(Also available in WeScheme)
Students build upon their understanding of booleans and simple inequalities to compose compound inequalities using the concepts of union and intersection.
Lesson Goals 
Students will be able to:

StudentFacing Lesson Goals 

Materials 

Preparation 

 function

a mathematical object that consumes inputs and produces an output
 intersection

the set of values that makes both inequalities true
 union

the set of values that makes either or both of a set of inequalities true
🔗Introducing Compound Inequalities
Overview
Students consider the need to compose inequalities, and think about how to write them.
Launch
We use inequalities for lots of things:

Is it hot out? (temperature > 80°)

Did I get paid enough for painting that fence? (paid \ge $100)

Are the cookies finished baking? (timer = 0)
Have students come up with other examples.
Many times we need to combine inequalities:

Should I go to the beach? (temperature > 80° and weather = "sunny")

Was this burrito worth the price? (taste = "delicious" and price ≤ $15)
Have students come up with other examples.
Guide students through other examples of and
and or
with various statements, such as "I’m wearing a red shirt AND I’m a math teacher, true or false?" or "I’m an NBA basketball star OR I’m having pizza for lunch, true or false?". This can make for a good sitdown, standup activity, where students take turns saying compound boolean statements and everyone stands if that statement is true for them.
Investigate
Both mathematics and programming have ways of combining  or composing  inequalities.
Synthesize
Be really careful to check for understanding here.

Expressions using
and
only producetrue
if both of their subexpressions aretrue
. 
Expressions using
or
producetrue
if either of their subexpressions aretrue
.
Strategies for English Language Learners When describing compound inequalities, be careful not to use "english shortcuts". For example, we might say "I am holding a marker and an eraser" instead of "I am holding a marker and I am holding an eraser." These sentences mean the same thing, but the first one obscures the fact that "and" joins two complete phrases. For ELL/ESL students, this is unecessarily adds to cognitive load!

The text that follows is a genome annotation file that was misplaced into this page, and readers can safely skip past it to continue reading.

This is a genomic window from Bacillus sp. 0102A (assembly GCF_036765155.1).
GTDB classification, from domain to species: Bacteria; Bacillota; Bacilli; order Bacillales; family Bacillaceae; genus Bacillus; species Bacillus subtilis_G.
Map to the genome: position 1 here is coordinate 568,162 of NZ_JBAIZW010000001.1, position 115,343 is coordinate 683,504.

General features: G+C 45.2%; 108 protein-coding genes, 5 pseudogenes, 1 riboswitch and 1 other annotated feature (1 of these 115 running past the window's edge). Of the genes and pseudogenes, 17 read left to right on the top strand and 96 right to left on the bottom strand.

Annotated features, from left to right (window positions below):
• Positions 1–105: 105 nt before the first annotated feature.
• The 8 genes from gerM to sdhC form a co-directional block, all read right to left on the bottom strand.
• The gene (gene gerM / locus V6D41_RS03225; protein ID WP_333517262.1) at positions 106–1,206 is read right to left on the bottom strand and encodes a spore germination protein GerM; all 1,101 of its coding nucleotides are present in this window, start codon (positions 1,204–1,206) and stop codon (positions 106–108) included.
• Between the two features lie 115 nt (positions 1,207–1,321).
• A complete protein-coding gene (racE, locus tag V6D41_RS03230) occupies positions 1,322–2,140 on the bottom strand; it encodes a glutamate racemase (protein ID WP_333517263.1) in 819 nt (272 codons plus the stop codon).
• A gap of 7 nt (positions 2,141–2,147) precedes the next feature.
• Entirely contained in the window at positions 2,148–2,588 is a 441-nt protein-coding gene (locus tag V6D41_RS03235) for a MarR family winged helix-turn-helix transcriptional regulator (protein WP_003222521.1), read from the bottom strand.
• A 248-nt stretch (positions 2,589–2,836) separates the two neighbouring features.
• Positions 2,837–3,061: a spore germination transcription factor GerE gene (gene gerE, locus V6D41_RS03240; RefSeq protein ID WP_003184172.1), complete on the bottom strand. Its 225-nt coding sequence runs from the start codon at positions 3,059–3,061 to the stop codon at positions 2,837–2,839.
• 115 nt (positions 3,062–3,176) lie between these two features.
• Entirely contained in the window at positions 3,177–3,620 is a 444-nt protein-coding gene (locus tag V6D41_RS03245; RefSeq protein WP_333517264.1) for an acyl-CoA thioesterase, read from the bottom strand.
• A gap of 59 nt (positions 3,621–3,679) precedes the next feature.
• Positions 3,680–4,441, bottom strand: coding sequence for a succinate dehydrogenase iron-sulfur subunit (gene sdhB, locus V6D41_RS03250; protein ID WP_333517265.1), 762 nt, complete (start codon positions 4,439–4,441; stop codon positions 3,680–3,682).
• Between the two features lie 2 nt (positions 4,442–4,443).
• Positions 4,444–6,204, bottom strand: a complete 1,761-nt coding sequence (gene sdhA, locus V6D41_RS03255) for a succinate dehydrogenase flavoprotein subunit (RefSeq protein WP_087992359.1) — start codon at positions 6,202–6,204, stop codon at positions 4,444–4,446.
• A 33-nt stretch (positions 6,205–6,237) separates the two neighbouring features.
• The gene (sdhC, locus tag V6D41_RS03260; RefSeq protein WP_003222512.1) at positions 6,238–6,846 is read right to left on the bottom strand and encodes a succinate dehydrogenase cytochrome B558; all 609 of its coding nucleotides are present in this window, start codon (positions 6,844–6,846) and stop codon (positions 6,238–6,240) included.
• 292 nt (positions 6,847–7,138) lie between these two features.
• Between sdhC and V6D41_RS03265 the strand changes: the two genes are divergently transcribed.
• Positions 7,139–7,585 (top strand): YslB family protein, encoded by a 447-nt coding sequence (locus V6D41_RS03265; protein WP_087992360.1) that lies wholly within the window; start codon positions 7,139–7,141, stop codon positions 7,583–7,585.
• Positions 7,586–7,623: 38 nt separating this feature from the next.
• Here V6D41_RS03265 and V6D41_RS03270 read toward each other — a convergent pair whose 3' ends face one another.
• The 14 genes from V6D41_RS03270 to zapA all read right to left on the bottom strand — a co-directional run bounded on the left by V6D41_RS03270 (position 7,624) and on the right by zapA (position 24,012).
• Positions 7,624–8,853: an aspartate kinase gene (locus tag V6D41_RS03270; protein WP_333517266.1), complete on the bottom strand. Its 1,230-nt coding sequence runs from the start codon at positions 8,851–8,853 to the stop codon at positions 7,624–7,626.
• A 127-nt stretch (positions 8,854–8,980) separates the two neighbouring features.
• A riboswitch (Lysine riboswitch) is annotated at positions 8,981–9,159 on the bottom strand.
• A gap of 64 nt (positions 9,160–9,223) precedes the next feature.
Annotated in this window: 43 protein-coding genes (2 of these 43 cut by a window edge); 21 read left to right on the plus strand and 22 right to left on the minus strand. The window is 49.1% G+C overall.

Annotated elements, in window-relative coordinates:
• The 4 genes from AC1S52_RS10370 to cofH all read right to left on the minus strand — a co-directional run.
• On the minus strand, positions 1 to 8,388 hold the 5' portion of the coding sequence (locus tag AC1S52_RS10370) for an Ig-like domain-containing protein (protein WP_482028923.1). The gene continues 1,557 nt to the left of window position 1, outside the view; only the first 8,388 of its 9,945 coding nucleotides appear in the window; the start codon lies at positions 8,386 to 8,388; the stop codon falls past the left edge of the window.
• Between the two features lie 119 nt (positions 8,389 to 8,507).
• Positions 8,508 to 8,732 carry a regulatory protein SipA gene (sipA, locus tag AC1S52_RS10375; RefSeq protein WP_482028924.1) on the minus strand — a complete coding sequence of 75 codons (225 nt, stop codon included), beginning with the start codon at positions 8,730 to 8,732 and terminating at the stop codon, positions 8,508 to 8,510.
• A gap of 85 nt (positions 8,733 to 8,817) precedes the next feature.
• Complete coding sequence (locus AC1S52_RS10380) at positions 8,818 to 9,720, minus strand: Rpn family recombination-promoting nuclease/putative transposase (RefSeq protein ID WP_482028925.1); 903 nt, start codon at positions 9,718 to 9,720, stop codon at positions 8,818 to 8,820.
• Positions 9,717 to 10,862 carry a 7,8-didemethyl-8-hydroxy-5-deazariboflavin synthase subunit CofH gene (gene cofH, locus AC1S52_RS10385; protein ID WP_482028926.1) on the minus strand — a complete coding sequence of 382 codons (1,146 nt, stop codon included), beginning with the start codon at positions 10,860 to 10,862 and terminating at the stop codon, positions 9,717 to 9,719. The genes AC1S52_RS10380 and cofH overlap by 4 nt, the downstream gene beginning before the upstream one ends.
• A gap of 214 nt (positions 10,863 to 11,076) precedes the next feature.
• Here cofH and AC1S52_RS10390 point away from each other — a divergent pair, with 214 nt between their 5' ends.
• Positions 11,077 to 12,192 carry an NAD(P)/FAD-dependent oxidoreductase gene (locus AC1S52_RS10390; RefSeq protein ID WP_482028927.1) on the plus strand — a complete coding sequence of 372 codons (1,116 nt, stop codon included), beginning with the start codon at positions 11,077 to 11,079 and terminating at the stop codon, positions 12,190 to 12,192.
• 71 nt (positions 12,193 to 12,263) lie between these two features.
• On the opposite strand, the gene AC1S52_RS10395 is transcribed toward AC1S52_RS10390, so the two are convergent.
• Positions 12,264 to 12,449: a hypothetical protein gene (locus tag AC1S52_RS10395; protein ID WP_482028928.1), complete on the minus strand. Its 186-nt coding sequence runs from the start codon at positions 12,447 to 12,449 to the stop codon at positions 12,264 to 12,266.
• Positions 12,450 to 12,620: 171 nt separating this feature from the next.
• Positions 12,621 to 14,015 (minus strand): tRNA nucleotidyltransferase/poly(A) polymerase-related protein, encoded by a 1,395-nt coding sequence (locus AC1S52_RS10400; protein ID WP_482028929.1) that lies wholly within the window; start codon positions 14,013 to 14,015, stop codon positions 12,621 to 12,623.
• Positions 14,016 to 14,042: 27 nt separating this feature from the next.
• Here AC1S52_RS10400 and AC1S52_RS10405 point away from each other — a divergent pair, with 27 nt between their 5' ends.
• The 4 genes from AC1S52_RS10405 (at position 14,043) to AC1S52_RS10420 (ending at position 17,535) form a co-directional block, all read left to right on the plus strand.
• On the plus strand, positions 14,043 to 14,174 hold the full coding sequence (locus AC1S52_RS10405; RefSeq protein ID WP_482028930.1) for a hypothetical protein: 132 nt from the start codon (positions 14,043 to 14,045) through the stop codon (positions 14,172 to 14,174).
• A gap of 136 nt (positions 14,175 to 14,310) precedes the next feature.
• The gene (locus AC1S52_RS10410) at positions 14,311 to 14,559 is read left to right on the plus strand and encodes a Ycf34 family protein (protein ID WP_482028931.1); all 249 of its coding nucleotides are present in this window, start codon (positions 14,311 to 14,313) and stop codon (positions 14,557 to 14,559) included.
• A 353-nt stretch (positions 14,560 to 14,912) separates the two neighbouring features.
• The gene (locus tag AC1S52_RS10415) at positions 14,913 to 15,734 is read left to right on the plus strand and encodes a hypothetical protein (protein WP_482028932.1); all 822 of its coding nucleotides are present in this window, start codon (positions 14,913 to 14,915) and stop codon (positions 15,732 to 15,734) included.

🔗Solutions and NonSolutions of Compound Inequalities
Launch
Have students identify 4 solutions and 4 nonsolutions for each of the following inequalities.

x > 5

x \le 15
What about the solution set of x > 5 and
x \le 15? What numbers make both of these inequality expressions true?
How would that be different from x > 5 or
x \le 15? What numbers make at least one of these inequality expressions true?
Investigate
Have students log in to the Compound Inequalities Starter File (Pyret), read the code carefully and click run to see the graphs they’ve just considered.
This starter file includes two special functions.
andintersection
takes in two functions and a list of numbers and produces a graph with the points and the shaded intersection of values that make both of the inequalities true.
fun gt5(x): x > 5 end
fun lte15(x): x <= 15 end
andintersection(gt5, lte15, [list: 5, 2.1, 0, 5, 10, 39/5, 15, 20])
fun lt5(x): x < 5 end
fun gte15(x): x >= 15 end
andintersection(lt5, gte15, [list: 5, 2.1, 0, 5, 10, 39/5, 15, 20])
Note: Some pairs of inequalities do not intersect at all and therefore have no solutions.
orunion
takes in two functions and a list of numbers and produces a graph with the points and the shaded union of values that make either or both of the inequalities true.
fun lt5(x): x < 5 end
fun gte15(x): x >= 15 end
orunion(lt5, gte15, [list: 5, 2.1, 0, 5, 10, 39/5, 15, 20])
fun gt5(x): x > 5 end
fun lte15(x): x <= 15 end
orunion(gt5, lte15, [list: 5, 2.1, 0, 5, 10, 39/5, 15, 20])
Note: Some unions, like the one below, include all real numbers; they have have infinite solutions that satisfy at least one of the inequalities.
Turn to Compound Inequalities: Solutions & NonSolutions and explore the compound inequalities listed using the Compound Inequalities Starter File , identifying solutions and nonsolutions for each.
Instead of defining two functions as simple inequalities, we could produce the same graph by defining one function to be a compound inequality.
fun fiveto15(x): (x > 5) and (x <= 15) end inequality(fiveto15, [list: 5, 2.1, 0, 5, 10, 12, 15, 20])
Turn to Compound Inequality Functions and have students write code to describe the compound inequalities pictured.
If you have time, have students open to Matching Compound Inequality Functions and plots (Desmos)
Synthesize

How did the graphs of intersections and unions differ?
🔗Additional Exercises:
These materials were developed partly through support of the National Science Foundation, (awards 1042210, 1535276, 1648684, and 1738598). Bootstrap by the Bootstrap Community is licensed under a Creative Commons 4.0 Unported License. This license does not grant permission to run training or professional development. Offering training or professional development with materials substantially derived from Bootstrap must be approved in writing by a Bootstrap Director. Permissions beyond the scope of this license, such as to run training, may be available by contacting contact@BootstrapWorld.org.